How body creates red blood cells
RNA prompts stem cells to mature into red blood cells.
Washington: Scientists have uncovered a key step in the creation of new red blood cells in an animal study.
Researchers at UT Southwestern Medical Center found that a tiny fragment of ribonucleic acid (RNA), a chemical cousin of DNA, prompts stem cells to mature into red blood cells. The researchers also created an artificial RNA inhibitor to block this process.
Such interventions, if fruitful in humans, might be useful against some cancers and other diseases, such as polycythemia vera, in which the body produces a life-threatening excess of blood cells.
Conversely, a drug that boosts red blood cell production might be useful against anemia, blood loss or altitude sickness.
"The important finding is that this microRNA, miR-451, is a powerful natural regulator of red blood cell production," said Dr. Eric Olson, chairman of molecular biology at UT Southwestern and senior author of the study.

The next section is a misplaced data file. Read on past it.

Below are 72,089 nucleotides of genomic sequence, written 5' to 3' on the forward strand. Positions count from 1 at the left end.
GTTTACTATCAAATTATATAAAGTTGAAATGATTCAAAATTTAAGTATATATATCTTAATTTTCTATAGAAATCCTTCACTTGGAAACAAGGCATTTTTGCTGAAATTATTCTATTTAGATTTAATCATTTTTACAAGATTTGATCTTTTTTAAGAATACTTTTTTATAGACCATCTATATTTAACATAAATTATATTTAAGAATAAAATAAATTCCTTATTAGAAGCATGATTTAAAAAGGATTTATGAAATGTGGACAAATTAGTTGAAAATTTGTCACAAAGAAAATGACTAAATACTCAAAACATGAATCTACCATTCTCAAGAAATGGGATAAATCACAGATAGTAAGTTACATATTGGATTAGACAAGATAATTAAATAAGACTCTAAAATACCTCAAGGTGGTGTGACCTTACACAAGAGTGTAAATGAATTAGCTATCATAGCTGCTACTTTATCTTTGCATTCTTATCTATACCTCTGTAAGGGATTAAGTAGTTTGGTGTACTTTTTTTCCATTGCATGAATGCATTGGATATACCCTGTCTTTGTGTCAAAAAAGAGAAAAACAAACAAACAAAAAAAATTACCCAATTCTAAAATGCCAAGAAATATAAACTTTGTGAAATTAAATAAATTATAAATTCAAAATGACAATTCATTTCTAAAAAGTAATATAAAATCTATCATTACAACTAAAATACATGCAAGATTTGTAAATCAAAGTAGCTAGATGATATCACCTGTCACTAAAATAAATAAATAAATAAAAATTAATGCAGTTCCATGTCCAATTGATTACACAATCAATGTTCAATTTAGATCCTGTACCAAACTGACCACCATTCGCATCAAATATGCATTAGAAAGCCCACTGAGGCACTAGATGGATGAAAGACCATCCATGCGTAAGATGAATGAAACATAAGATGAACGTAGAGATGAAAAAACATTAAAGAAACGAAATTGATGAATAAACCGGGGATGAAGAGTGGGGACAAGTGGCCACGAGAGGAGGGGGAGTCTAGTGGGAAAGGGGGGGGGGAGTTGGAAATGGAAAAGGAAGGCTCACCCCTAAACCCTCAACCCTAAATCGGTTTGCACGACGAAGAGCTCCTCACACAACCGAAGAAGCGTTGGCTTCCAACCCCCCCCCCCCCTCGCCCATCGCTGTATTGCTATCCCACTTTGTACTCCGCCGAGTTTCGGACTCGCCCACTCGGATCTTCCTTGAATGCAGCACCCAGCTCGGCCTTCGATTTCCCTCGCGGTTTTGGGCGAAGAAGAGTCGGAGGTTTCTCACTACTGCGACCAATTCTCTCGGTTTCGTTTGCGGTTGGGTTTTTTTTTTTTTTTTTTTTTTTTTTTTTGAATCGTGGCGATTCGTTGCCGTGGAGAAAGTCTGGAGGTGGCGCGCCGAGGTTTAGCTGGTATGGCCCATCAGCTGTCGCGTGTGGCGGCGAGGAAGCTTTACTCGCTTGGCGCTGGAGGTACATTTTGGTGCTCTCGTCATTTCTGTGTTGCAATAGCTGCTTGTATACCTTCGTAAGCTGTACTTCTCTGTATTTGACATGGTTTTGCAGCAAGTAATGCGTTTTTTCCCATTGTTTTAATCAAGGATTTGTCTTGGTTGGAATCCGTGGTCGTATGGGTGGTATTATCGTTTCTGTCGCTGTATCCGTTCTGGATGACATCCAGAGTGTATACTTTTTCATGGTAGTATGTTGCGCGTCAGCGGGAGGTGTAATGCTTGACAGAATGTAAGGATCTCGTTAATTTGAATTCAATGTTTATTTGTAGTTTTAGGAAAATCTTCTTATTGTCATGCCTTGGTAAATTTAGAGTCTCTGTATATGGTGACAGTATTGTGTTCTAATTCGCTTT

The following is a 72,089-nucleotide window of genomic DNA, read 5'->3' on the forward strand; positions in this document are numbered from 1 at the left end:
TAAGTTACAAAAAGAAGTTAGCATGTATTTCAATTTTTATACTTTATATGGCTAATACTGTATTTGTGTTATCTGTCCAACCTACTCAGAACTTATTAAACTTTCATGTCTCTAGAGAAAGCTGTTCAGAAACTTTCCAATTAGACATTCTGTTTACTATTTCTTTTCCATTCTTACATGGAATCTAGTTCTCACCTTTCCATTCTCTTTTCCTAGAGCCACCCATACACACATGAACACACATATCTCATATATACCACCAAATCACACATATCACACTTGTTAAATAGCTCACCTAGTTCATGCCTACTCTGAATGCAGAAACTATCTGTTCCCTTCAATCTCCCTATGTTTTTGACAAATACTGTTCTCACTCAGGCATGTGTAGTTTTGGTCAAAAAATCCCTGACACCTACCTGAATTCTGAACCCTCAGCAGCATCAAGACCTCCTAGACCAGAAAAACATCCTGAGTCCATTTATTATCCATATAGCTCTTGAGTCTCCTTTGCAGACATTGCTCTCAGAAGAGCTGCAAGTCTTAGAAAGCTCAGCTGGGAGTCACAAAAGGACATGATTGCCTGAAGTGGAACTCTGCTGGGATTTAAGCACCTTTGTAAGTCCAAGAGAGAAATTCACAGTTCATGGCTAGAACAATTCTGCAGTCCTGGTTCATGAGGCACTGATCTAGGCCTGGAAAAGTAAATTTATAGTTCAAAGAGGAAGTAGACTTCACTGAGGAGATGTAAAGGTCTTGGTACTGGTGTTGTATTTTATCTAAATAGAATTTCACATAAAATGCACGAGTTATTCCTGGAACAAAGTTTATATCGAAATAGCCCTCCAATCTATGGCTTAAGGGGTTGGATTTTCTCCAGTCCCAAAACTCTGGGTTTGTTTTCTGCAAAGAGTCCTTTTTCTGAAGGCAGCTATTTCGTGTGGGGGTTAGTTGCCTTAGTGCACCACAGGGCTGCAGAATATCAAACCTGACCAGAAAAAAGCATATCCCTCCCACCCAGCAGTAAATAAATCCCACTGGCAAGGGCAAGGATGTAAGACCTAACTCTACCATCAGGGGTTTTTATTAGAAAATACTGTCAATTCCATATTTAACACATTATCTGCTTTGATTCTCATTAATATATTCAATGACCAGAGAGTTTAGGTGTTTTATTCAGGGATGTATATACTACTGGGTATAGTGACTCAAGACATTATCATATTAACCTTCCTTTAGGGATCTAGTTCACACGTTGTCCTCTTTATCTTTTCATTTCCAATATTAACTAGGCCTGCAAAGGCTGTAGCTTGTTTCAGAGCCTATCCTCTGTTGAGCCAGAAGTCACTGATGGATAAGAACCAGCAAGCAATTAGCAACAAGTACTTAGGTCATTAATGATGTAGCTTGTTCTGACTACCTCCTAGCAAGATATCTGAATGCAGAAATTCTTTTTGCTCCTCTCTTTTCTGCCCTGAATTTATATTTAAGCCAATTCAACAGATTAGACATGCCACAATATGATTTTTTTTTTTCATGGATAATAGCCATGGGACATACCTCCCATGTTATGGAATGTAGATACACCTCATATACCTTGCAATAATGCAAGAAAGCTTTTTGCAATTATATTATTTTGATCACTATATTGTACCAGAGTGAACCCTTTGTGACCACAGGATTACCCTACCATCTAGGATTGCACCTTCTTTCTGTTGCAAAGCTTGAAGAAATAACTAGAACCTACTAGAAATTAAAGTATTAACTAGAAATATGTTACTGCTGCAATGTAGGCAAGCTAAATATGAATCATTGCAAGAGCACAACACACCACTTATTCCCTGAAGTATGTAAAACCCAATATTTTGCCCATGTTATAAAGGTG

"We also showed that a man-made miR-451 inhibitor can reduce miR-451 levels in a mouse and block blood-cell production. We hope that this inhibitor and similarly functioning molecules might lead to new drugs against the fatal disease polycythemia vera, which currently has no therapies," said Dr. Olson.
The study appears in the Aug. 1 issue of Genes & Development.